ERBIL, Iraq (Reuters) - A rocket attack on U.S.-led forces in northern Iraq killed a civilian contractor on Monday and injured a U.S. service member, the U.S. coalition in Iraq said, in the deadliest such attack in almost a year.
The rockets landed in and around a military air base operated by the coalition at Erbil International Airport.
The attack, claimed by a little-known group that some Iraqi officials say has links with Iran, raises tensions as Washington explores some degree of detente with Tehran.
The coalition spokesman tweeted on Tuesday that the dead contractor was not American, but did not elaborate. He said three 107 mm rockets had landed inside the base.
Of the nine other people hurt, eight were civilian contractors and one a U.S. service member, a coalition spokesman said. A U.S. official who declined to be named said the U.S. serviceman had concussion.
In Washington, the White House said the United States was still working to determine who was responsible for the attack.
When pressed on possible retaliation against those found responsible, White House press secretary Jen Psaki said that the president “reserves the right to respond in the time and the manner of our choosing.”
“But we’ll wait for the attribution to be concluded first before we take any additional steps... I will convey to you that diplomacy is a priority with this administration,” Psaki added.
The attack comes just three weeks before a March 5-8 visit to Iraq by Pope Francis, which is due to include Erbil, the capital of Iraq’s Kurdish autonomous region.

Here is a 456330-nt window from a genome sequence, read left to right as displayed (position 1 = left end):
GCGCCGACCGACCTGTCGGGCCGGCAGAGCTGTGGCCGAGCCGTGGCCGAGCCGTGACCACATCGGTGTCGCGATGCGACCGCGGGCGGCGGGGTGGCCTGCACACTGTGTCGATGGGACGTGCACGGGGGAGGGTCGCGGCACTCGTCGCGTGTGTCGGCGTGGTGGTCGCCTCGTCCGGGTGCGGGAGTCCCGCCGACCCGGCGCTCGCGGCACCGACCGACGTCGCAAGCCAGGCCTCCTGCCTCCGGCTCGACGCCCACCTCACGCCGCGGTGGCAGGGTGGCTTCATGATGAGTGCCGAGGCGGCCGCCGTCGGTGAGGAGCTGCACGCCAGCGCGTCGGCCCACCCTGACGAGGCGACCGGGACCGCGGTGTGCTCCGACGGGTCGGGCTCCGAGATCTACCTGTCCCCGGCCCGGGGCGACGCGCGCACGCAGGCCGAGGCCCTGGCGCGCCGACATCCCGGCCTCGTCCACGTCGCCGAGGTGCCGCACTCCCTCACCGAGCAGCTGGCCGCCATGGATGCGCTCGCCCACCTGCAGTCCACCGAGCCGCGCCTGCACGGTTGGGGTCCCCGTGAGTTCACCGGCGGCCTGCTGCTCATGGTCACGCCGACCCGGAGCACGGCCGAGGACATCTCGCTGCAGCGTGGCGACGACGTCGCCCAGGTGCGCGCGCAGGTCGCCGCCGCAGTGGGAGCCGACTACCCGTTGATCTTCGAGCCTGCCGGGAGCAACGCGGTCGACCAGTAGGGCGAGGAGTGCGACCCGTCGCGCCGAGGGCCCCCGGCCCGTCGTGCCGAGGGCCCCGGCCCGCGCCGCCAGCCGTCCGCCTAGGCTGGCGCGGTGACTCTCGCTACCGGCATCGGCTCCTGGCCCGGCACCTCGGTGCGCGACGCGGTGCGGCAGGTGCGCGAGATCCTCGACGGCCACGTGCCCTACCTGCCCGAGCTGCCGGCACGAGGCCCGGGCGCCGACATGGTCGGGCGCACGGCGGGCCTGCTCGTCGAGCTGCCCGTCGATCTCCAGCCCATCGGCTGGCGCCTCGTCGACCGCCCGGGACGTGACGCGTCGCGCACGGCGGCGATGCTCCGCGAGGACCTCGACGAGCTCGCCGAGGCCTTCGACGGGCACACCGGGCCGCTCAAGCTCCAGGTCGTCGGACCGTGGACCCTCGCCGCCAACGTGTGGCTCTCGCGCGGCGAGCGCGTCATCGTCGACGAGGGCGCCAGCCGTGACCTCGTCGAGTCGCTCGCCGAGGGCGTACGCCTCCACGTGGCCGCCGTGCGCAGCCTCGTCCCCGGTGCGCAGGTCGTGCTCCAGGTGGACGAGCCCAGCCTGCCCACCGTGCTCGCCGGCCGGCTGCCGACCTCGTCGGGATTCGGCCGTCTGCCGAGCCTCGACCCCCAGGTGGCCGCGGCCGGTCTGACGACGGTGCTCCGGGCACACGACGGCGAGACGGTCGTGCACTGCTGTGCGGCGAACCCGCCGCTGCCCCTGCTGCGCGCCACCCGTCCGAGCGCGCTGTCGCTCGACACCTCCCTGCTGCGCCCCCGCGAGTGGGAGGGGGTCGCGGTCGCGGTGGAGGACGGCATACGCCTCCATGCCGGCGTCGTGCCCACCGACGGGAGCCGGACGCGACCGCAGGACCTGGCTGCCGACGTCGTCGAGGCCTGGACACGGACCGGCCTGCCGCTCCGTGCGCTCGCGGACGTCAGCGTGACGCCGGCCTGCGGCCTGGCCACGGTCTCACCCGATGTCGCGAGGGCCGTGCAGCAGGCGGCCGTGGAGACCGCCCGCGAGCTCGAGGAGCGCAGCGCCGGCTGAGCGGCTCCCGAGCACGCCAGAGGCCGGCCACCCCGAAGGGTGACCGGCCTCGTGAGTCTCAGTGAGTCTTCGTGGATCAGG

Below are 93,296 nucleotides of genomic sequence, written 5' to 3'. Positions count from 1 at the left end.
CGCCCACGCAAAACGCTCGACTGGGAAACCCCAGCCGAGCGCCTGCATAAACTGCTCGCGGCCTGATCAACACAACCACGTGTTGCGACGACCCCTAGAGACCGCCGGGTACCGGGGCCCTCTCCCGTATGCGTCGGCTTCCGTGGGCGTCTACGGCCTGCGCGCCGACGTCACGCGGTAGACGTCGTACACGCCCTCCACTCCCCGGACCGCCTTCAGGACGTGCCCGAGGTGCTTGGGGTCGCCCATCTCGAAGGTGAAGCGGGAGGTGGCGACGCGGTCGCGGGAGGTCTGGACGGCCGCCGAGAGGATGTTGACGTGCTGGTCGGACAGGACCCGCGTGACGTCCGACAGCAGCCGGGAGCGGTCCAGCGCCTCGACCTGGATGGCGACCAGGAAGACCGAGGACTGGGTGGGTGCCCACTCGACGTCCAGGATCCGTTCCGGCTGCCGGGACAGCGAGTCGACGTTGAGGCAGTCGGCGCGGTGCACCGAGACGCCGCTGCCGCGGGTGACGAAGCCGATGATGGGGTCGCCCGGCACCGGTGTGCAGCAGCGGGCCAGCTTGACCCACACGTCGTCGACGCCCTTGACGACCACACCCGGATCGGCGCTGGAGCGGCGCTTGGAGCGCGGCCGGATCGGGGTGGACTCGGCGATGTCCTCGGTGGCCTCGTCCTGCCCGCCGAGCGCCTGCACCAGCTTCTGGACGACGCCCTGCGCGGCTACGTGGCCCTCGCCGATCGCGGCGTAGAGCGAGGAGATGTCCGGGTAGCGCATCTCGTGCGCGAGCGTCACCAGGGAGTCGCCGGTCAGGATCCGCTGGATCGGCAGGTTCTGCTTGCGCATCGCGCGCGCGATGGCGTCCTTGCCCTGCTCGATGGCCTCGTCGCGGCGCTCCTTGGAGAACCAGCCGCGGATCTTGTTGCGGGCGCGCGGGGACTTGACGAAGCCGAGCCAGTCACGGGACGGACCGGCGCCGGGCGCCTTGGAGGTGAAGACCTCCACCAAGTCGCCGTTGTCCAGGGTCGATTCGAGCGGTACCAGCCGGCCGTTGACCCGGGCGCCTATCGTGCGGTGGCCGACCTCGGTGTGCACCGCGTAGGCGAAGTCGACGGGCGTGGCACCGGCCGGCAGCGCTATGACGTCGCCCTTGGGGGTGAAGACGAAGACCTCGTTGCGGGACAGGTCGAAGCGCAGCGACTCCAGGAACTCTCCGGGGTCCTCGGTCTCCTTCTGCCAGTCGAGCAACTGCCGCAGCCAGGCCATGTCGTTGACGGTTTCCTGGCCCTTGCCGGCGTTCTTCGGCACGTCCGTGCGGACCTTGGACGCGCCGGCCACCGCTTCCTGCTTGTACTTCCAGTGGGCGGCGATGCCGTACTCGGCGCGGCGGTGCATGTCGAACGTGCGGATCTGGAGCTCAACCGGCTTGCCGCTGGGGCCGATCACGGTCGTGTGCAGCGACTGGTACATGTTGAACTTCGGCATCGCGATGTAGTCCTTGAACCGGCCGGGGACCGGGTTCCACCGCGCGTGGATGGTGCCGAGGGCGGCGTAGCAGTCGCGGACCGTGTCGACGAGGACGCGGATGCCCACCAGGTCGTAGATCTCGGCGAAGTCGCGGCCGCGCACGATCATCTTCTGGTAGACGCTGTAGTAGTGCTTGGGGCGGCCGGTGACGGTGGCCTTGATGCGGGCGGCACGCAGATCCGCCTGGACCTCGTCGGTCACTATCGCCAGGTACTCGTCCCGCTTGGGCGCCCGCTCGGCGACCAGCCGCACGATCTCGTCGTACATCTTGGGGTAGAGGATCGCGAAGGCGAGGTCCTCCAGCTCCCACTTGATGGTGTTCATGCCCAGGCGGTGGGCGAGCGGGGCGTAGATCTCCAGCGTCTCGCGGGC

U.S. Secretary of State Antony Blinken said the United States was “outraged” by the attack.
In a statement, Blinken said he had contacted Kurdistan Regional Government Prime Minister Masrour Barzani to “pledge our support for all efforts to investigate and hold accountable those responsible”. Blinken spoke to Iraqi Prime Minister Mustafa Al-Kadhimi on Tuesday.
In a call with his Iraqi counterpart, U.S. Defense Secretary Lloyd Austin condemned the attack, the Pentagon said.
“The Iraqi people deserve a secure and stable Iraq, and the United States remains committed to supporting our Iraqi partners in their efforts to defend Iraq’s sovereignty,” a Pentagon readout of the call said.
Powerful paramilitary groups aligned with Iran in Iraq and Yemen have launched attacks against the United States and its Arab allies in recent weeks, including a drone attack on a Saudi airport and a rocket attack on the U.S. Embassy in Baghdad.
Iraq’s government under al-Kadhimi has sided with the United States but has found it hard to bring the groups under control.
Most of the incidents have caused no casualties, but they have kept up pressure on U.S. troops and U.S. allies in the early days of Joe Biden’s presidency.
Biden’s administration is weighing a return to the 2015 big power nuclear deal that aimed to curb Iran’s nuclear programme, which his predecessor Donald Trump abandoned in 2018.
Iran says it will only resume compliance with the deal if Washington lifts crippling sanctions.
U.S.-Iran tension has often played out on Iraqi soil.
A U.S. drone strike that killed Iran’s military mastermind Qassem Soleimani in Baghdad in January 2020 sent the region to the brink of a full-scale confrontation.
A rocket attack on a base in northern Iraq last March killed three military personnel - one Briton and two Americans.
A group calling itself Saraya Awliya al-Dam claimed responsibility for the Erbil attack, saying it was aimed at the “American occupation” in Iraq, but provided no evidence.
Reporting by John Davison in Erbil, Ahmed Rasheed in Baghdad; additional reporting by Idrees Ali and Alex Alper in Washington and Trevor Hunnicutt; Editing by Kevin Liffey and Alistair Bell
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